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Mornings In The College Chapel by Francis Greenwood Peabody


Matthew xiii.1-9.

It takes two things to make a seed grow. One is a good seed, and the other is a good soil. One is what the sower provides, and the other is what the ploughman prepares. God's best seed falls in vain on a rock. Man's best soil is unfruitful till the sower visits it. Now the tilling of the soil of life is what in all its different forms we call culture, and the expansion of God's germinating influence is what we call religion. Some people think that either of these alone is enough to insure a good crop. Some think that culture makes a man fruitful, and some think religion is a spontaneous growth; and some even talk of a conflict between the two. But culture does for a man just what it does for a field. It deepens the soil and makes it ready, and that is all. The merely cultivated man is nothing more than a ploughed field which has not been sown, and when it comes to the proper time of harvest has a most {199} empty and untimely look. And religion alone does not often penetrate into the unprepared life. Sometimes, indeed, it seems to force its way as by a miracle, and take root, as we see a tree or shrub growing as it seems without any soil in which to cling. But in the normal way of life the seed of God falls in vain upon a soil which is not deepened and softened to receive it. It waits for preparedness of nature, for the obedient will, the awakened mind, the receptive heart; -- and all these forms of self-discipline are comprehended in any genuine self-culture.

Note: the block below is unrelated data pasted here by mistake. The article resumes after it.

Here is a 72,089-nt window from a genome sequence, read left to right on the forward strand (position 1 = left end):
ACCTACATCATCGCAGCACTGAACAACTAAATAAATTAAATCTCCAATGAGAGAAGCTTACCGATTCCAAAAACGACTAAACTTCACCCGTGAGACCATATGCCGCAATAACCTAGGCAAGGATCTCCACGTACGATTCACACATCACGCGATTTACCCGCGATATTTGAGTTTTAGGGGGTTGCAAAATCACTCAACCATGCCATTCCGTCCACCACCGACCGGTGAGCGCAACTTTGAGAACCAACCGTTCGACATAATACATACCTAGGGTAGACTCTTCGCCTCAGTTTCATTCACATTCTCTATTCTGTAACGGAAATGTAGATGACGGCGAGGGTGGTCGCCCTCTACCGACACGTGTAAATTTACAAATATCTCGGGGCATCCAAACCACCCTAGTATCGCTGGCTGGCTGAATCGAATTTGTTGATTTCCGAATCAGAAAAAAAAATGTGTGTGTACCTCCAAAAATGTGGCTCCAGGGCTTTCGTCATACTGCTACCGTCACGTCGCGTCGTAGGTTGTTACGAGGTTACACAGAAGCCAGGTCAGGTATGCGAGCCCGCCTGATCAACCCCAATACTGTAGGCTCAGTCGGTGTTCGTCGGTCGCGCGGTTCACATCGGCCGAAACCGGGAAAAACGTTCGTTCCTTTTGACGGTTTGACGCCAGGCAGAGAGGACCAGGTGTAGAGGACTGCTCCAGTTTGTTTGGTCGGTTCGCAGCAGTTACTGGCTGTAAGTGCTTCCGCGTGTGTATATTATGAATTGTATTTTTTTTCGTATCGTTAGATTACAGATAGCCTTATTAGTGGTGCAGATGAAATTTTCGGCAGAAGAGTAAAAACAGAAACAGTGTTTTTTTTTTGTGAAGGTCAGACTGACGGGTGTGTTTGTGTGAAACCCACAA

Culture and religion -- here they meet in university life. Most of your time is given to culture. What are you doing? You are enriching and spading up the soil of life. That is the test of culture. Is it quickening, deepening, stimulating the mind? Is it opening the imagination and training the will? Then it is true culture and not that spurious cultivation which spreads over life gravel instead of fertilizers. Culture prepares the soil; and then in sacred moments, perhaps in your worship here, perhaps in the solitude of your own experience, or perhaps in the busiest moments of your day, God, the sower, comes, scattering {200} His seeds of suggestion and His minute influences for good over the heart, and what He needs is a receptive mind and an awakened heart; the life of man ready for the life of God, and the descending influences of God finding depth of earth within the life of man.

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